Angelica Van Buren (my game picture from this week) was the daughter-in-law of Martin Van Buren (she married his oldest son) and served as his White House hostess in the place of his deceased wife.
The University of South Carolina has books she owned on display a nice online exhibit. Here is the introduction from it:
The books displayed here belonged to Angelica Singleton Van Buren (1816-1877), the South Carolina-born daughter-in-law who was President Martin Van Buren's hostess at the White House. They are among a larger group of books, from the Barnwell and Singleton families, that were for many years in the home of Miss Malinda Barnwell of Florence, S.C. The collection has recently been donated to the University by Mr. and Mrs. David Phillips of Florence.
Angelica Singleton, daughter of South Carolina planter Richard Singleton and Rebecca Travis (Coles) Singleton, was raised at the family plantation Home Place, in Sumter, South Carolina. During the late 1820's and early 1830's she attended Madame Grelaud's Seminary in Philadelphia along with her older sister Marion; such seminaries offered young ladies instruction in subjects such as grammar, languages, deportment, history, and music.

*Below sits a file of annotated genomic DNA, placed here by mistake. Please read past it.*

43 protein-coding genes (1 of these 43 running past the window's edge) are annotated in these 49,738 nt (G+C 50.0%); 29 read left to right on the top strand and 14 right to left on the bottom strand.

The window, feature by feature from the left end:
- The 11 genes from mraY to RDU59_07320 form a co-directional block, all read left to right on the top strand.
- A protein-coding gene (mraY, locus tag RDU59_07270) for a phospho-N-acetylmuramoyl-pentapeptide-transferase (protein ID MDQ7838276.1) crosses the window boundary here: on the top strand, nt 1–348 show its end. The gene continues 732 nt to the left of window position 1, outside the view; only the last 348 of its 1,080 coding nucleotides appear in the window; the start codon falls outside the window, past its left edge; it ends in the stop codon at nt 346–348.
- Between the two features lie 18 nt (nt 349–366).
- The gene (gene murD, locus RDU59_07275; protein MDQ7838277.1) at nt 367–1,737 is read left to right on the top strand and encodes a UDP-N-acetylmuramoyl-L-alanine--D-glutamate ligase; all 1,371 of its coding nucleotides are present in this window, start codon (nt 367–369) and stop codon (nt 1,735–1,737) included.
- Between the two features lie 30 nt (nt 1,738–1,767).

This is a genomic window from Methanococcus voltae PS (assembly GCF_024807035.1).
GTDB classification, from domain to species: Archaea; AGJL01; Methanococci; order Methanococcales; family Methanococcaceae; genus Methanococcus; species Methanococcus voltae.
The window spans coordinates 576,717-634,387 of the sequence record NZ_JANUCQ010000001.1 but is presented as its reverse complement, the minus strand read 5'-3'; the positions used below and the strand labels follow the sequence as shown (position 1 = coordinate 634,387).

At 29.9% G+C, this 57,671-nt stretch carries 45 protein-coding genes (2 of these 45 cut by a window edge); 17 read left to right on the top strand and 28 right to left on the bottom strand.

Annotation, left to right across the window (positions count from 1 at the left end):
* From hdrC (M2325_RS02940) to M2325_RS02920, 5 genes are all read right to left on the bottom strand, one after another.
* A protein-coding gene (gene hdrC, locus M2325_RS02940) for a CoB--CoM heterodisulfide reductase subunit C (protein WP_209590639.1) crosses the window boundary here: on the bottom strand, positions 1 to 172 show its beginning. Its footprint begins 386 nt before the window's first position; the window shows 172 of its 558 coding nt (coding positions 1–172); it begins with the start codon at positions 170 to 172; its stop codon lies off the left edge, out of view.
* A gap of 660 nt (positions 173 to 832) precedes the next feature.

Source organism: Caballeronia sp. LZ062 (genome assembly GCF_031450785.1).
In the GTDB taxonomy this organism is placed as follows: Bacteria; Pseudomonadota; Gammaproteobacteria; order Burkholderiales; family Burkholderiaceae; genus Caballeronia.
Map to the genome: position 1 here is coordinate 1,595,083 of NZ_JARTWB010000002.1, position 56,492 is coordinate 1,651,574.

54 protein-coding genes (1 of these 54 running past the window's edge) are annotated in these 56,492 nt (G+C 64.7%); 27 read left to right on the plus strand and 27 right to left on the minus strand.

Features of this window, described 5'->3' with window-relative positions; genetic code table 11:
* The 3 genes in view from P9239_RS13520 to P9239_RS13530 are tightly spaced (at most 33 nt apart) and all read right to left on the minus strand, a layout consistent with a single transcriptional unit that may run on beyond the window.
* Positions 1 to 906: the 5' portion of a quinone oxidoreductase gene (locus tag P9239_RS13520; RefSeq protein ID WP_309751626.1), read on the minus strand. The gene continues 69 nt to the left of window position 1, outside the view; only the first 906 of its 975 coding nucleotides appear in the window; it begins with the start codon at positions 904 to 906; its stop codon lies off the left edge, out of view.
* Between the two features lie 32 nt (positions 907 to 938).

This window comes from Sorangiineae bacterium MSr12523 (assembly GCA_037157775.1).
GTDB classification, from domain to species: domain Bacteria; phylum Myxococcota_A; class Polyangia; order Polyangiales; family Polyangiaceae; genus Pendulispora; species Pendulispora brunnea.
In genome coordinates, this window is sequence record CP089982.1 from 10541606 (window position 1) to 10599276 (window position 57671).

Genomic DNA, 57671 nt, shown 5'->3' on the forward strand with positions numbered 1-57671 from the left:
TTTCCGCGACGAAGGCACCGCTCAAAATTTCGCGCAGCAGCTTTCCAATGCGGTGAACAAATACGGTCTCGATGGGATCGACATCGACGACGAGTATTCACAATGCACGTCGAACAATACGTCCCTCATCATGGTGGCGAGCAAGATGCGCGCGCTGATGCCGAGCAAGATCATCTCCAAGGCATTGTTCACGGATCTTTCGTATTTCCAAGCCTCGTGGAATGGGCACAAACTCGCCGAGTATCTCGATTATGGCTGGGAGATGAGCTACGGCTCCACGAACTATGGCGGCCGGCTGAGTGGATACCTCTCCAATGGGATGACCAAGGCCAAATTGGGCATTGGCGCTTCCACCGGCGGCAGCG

After leaving school, Angelica spent time in Washington, D.C. with the family of a distant relative, Senator William Campbell Preston. Her mother's cousin, Dolley Madison, the widow of President James Madison, introduced her to Washington society, and in November 1838 Angelica married Abraham (Abram) Van Buren, the President's oldest son and personal secretary, whom she had met at a White House dinner earlier that year. The President reportedly approved of the marriage and the ties it brought between the White House and the powerful Southern aristocracy.
After an extended European honeymoon, Angelica returned in 1839 with her husband to live in the White House and to serve as its hostess for Van Buren's remaining years in office. According to contemporary reports, Angelica was "universally admired" in Washington, and the French minister Adolphe Fourier de Bacourt, generally critical of Americans, remarked that "in any country" Angelica would "pass for an amiable woman of graceful and distinguished manners and appearance."
When President Van Buren left office in 1841, Angelica and Abram first visited with Angelica's family in Sumter, where Angelica gave birth to their first son, Singleton. (A daughter born during her residency in the White House had lived only a few hours.) The family eventually settled at Van Buren's estate, Lindenwald, in Kinderhook, New York. The Van Burens continued to winter in South Carolina, and she later inherited Home Place. In 1848 the Van Burens moved to New York City, where Angelica was known for her charitable work.